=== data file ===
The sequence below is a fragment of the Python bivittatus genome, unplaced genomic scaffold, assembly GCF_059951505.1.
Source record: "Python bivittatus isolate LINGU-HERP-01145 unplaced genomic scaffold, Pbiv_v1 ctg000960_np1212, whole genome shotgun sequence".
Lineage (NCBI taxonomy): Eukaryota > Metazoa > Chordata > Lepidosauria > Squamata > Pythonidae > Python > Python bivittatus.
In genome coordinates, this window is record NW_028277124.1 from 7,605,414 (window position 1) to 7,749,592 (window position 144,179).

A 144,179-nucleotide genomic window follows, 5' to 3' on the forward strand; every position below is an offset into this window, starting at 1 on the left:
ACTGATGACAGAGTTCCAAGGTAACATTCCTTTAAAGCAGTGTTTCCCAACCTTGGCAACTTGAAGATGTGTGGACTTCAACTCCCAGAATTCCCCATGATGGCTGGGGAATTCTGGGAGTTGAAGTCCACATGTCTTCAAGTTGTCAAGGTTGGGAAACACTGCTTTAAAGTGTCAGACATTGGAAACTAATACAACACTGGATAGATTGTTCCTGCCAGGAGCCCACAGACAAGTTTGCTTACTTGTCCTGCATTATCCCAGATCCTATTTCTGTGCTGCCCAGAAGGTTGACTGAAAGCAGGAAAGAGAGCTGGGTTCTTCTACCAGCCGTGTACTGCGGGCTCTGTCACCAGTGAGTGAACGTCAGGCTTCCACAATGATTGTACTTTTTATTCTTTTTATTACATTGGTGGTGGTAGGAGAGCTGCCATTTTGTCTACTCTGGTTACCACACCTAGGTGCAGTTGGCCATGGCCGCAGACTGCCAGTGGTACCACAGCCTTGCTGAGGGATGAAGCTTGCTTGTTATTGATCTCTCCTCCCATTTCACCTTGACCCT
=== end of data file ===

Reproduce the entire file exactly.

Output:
The sequence below is a fragment of the Python bivittatus genome, unplaced genomic scaffold, assembly GCF_059951505.1.
Source record: "Python bivittatus isolate LINGU-HERP-01145 unplaced genomic scaffold, Pbiv_v1 ctg000960_np1212, whole genome shotgun sequence".
Lineage (NCBI taxonomy): Eukaryota > Metazoa > Chordata > Lepidosauria > Squamata > Pythonidae > Python > Python bivittatus.
In genome coordinates, this window is record NW_028277124.1 from 7,605,414 (window position 1) to 7,749,592 (window position 144,179).

A 144,179-nucleotide genomic window follows, 5' to 3' on the forward strand; every position below is an offset into this window, starting at 1 on the left:
ACTGATGACAGAGTTCCAAGGTAACATTCCTTTAAAGCAGTGTTTCCCAACCTTGGCAACTTGAAGATGTGTGGACTTCAACTCCCAGAATTCCCCATGATGGCTGGGGAATTCTGGGAGTTGAAGTCCACATGTCTTCAAGTTGTCAAGGTTGGGAAACACTGCTTTAAAGTGTCAGACATTGGAAACTAATACAACACTGGATAGATTGTTCCTGCCAGGAGCCCACAGACAAGTTTGCTTACTTGTCCTGCATTATCCCAGATCCTATTTCTGTGCTGCCCAGAAGGTTGACTGAAAGCAGGAAAGAGAGCTGGGTTCTTCTACCAGCCGTGTACTGCGGGCTCTGTCACCAGTGAGTGAACGTCAGGCTTCCACAATGATTGTACTTTTTATTCTTTTTATTACATTGGTGGTGGTAGGAGAGCTGCCATTTTGTCTACTCTGGTTACCACACCTAGGTGCAGTTGGCCATGGCCGCAGACTGCCAGTGGTACCACAGCCTTGCTGAGGGATGAAGCTTGCTTGTTATTGATCTCTCCTCCCATTTCACCTTGACCCT